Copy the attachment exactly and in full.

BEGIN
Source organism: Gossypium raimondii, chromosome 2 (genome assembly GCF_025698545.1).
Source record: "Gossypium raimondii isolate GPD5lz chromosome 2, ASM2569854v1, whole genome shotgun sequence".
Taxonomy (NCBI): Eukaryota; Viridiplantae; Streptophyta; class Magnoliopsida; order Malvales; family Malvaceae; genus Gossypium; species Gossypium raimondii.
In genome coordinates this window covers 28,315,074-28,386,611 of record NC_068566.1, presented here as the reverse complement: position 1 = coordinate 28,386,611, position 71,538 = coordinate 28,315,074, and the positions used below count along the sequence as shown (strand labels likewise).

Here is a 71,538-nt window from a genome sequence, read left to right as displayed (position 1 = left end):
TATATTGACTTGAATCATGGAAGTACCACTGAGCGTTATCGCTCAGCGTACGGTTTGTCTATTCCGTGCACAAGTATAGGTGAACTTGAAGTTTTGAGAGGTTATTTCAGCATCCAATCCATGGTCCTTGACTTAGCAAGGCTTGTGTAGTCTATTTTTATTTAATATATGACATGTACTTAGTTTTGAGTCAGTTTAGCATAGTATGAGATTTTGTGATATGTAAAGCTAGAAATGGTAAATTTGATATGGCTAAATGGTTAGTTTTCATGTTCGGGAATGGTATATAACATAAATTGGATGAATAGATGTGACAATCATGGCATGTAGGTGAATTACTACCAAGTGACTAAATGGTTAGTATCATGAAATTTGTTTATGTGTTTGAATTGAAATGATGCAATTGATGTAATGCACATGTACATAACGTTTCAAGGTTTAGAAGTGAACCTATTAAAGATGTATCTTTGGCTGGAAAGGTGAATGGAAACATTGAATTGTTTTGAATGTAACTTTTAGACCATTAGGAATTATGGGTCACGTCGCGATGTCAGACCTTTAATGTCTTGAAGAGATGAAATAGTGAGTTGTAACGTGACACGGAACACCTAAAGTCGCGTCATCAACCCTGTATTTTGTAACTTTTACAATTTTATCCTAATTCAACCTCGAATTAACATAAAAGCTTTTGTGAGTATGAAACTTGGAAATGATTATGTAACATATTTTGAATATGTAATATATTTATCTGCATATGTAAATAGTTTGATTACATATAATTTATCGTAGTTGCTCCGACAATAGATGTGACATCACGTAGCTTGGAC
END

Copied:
Source organism: Gossypium raimondii, chromosome 2 (genome assembly GCF_025698545.1).
Source record: "Gossypium raimondii isolate GPD5lz chromosome 2, ASM2569854v1, whole genome shotgun sequence".
Taxonomy (NCBI): Eukaryota; Viridiplantae; Streptophyta; class Magnoliopsida; order Malvales; family Malvaceae; genus Gossypium; species Gossypium raimondii.
In genome coordinates this window covers 28,315,074-28,386,611 of record NC_068566.1, presented here as the reverse complement: position 1 = coordinate 28,386,611, position 71,538 = coordinate 28,315,074, and the positions used below count along the sequence as shown (strand labels likewise).

Here is a 71,538-nt window from a genome sequence, read left to right as displayed (position 1 = left end):
TATATTGACTTGAATCATGGAAGTACCACTGAGCGTTATCGCTCAGCGTACGGTTTGTCTATTCCGTGCACAAGTATAGGTGAACTTGAAGTTTTGAGAGGTTATTTCAGCATCCAATCCATGGTCCTTGACTTAGCAAGGCTTGTGTAGTCTATTTTTATTTAATATATGACATGTACTTAGTTTTGAGTCAGTTTAGCATAGTATGAGATTTTGTGATATGTAAAGCTAGAAATGGTAAATTTGATATGGCTAAATGGTTAGTTTTCATGTTCGGGAATGGTATATAACATAAATTGGATGAATAGATGTGACAATCATGGCATGTAGGTGAATTACTACCAAGTGACTAAATGGTTAGTATCATGAAATTTGTTTATGTGTTTGAATTGAAATGATGCAATTGATGTAATGCACATGTACATAACGTTTCAAGGTTTAGAAGTGAACCTATTAAAGATGTATCTTTGGCTGGAAAGGTGAATGGAAACATTGAATTGTTTTGAATGTAACTTTTAGACCATTAGGAATTATGGGTCACGTCGCGATGTCAGACCTTTAATGTCTTGAAGAGATGAAATAGTGAGTTGTAACGTGACACGGAACACCTAAAGTCGCGTCATCAACCCTGTATTTTGTAACTTTTACAATTTTATCCTAATTCAACCTCGAATTAACATAAAAGCTTTTGTGAGTATGAAACTTGGAAATGATTATGTAACATATTTTGAATATGTAATATATTTATCTGCATATGTAAATAGTTTGATTACATATAATTTATCGTAGTTGCTCCGACAATAGATGTGACATCACGTAGCTTGGAC